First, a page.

The trade, transportation and utilities sector grew by 1,200 positions from November 2021 to December 2021. Retail trade employment was down 500 jobs in December. Wholesale trade gained 800 positions. Transportation, warehousing and utilities added 900 jobs. Since December 2020, employment in this sector has increased by 11,400 jobs or 2.8%.
Kentucky’s manufacturers added 900 jobs from November 2021 to December 2021. This represents a gain of 0.4%. All of these gains were in the durable goods subsector, which increased by 900 or 0.6% from November to December. Employment in non-durable goods did not change from November to December. Kentucky’s manufacturing employment was up 8,300 positions or 3.4% since December 2020.
Employment in the financial activities sector rose by 700 positions in December 2021. The finance and insurance subsector added 400 jobs from November 2021 to December 2021. The real estate, rental and leasing subsector added 300 jobs. The financial activities sector was up by 1,300 jobs or 1.4% compared to last December.
Employment in the professional and business services sector increased by 200 jobs or 0.1% in December 2021. Employment rose by 100 jobs in the professional, scientific and technical services subsector and by 200 jobs in the management of companies subsector. The administrative and support and waste management subsector lost 100 jobs. Employment in this sector was down 2,100 or 1% since December 2020.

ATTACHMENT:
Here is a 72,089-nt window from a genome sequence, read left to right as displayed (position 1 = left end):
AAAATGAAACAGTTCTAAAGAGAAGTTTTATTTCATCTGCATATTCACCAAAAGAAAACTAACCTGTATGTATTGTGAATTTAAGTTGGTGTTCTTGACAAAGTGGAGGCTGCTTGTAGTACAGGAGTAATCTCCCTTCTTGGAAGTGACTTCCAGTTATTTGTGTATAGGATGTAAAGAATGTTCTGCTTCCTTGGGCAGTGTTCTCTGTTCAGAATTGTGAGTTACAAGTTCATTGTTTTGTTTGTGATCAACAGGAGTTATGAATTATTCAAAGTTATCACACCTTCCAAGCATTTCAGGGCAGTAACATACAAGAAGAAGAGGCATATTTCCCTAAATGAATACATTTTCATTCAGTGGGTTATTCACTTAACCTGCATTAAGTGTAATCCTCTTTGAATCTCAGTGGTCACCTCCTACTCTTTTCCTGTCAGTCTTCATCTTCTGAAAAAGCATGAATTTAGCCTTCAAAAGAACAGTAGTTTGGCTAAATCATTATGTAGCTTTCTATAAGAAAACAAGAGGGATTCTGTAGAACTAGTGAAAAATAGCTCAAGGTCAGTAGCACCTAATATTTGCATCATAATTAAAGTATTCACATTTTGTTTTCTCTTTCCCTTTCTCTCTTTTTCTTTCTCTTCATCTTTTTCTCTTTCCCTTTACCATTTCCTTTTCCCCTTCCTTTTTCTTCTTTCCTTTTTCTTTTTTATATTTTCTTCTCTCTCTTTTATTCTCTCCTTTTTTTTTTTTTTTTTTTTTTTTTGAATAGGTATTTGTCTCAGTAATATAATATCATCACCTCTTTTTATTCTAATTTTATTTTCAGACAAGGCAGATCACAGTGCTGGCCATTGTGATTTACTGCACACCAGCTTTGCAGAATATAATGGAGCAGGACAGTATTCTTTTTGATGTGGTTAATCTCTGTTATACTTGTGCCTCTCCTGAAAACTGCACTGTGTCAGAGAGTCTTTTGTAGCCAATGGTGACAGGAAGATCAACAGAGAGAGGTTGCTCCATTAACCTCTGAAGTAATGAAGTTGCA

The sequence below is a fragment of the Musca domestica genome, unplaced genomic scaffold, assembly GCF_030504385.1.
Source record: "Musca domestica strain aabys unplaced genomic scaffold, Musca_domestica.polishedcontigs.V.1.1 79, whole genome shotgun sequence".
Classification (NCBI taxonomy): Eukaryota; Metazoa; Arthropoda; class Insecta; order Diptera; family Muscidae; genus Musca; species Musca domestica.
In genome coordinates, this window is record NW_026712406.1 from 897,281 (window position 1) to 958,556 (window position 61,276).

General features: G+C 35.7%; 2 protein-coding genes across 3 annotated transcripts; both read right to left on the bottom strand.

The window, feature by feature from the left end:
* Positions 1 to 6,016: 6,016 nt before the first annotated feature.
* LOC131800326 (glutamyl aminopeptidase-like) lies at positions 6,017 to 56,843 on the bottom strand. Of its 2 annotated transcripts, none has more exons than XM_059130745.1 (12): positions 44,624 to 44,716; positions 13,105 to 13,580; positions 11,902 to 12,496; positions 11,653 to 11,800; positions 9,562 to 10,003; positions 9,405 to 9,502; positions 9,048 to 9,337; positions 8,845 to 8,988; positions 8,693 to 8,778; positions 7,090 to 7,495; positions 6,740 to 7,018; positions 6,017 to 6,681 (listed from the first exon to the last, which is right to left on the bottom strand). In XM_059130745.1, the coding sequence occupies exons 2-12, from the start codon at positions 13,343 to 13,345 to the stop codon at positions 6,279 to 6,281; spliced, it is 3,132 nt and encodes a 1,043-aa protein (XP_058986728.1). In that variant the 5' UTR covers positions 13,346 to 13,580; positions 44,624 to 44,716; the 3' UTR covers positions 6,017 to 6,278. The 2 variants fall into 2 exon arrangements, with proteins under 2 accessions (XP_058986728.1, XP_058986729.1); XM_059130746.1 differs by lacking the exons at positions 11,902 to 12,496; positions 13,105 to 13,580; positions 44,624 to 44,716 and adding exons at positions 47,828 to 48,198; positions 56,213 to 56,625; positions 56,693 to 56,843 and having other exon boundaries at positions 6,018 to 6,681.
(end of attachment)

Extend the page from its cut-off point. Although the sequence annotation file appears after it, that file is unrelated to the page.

The number of jobs in Kentucky’s mining and logging sector grew by 100 from November 2021 to December 2021. This sector was down 500 positions or 6.8% from a year ago.
The information services sector gained 100 jobs from November to December. The industries in this sector include traditional publishing as well as software publishing; motion pictures and broadcasting; and telecommunications. The number of jobs in this sector was up by 200 or 1% from one year ago.
Kentucky’s educational and health services sector lost 200 jobs in December 2021. The educational services subsector fell by 300 positions from November to December while the health care and social assistance subsector gained 100 positions. Since last December, this sector has increased by 5,500 jobs or 2%.
Employment in the other services sector declined by 400 jobs in December 2021 but was up 1,700 positions since December 2020. The other services sector includes repairs and maintenance, personal care services and religious organizations.
The government sector employment was down by 500 jobs from November 2021 to December 2021. This represents a decrease of 0.2% over November 2021. Federal government employment decreased by 100 jobs. Employment was down by 1,500 jobs in state government and up by 1,100 jobs in local government. Total government employment was up 9,700 positions or 3.4% compared to December 2020.
Civilian labor force statistics include nonmilitary workers and unemployed Kentuckians who are actively seeking work. They do not include unemployed Kentuckians who have not looked for employment within the past four weeks.
Kentucky’s statewide unemployment rate and employment levels are seasonally adjusted. Employment statistics undergo sharp fluctuations due to seasonal events, such as weather changes, harvests, holidays and school openings and closings. Seasonal adjustments eliminate these influences and make it easier to observe statistical trends. However, due to the small sample size, county unemployment rates are not seasonally adjusted.